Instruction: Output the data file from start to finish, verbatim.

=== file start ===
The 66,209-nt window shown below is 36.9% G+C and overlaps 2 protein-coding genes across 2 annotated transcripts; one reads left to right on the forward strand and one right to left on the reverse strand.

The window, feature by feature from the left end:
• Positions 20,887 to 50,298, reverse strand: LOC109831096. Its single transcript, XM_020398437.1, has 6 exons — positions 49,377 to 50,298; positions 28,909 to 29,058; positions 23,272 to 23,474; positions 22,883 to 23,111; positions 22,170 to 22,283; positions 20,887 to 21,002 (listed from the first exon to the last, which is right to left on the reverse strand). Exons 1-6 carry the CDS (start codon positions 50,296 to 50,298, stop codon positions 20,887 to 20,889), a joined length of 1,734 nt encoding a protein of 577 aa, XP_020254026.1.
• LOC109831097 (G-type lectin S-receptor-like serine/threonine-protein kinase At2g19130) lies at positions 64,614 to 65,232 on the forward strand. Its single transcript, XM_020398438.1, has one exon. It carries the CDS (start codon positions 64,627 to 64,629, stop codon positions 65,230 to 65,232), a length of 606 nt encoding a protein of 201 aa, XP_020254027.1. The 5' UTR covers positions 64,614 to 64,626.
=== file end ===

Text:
The 66,209-nt window shown below is 36.9% G+C and overlaps 2 protein-coding genes across 2 annotated transcripts; one reads left to right on the forward strand and one right to left on the reverse strand.

The window, feature by feature from the left end:
• Positions 20,887 to 50,298, reverse strand: LOC109831096. Its single transcript, XM_020398437.1, has 6 exons — positions 49,377 to 50,298; positions 28,909 to 29,058; positions 23,272 to 23,474; positions 22,883 to 23,111; positions 22,170 to 22,283; positions 20,887 to 21,002 (listed from the first exon to the last, which is right to left on the reverse strand). Exons 1-6 carry the CDS (start codon positions 50,296 to 50,298, stop codon positions 20,887 to 20,889), a joined length of 1,734 nt encoding a protein of 577 aa, XP_020254026.1.
• LOC109831097 (G-type lectin S-receptor-like serine/threonine-protein kinase At2g19130) lies at positions 64,614 to 65,232 on the forward strand. Its single transcript, XM_020398438.1, has one exon. It carries the CDS (start codon positions 64,627 to 64,629, stop codon positions 65,230 to 65,232), a length of 606 nt encoding a protein of 201 aa, XP_020254027.1. The 5' UTR covers positions 64,614 to 64,626.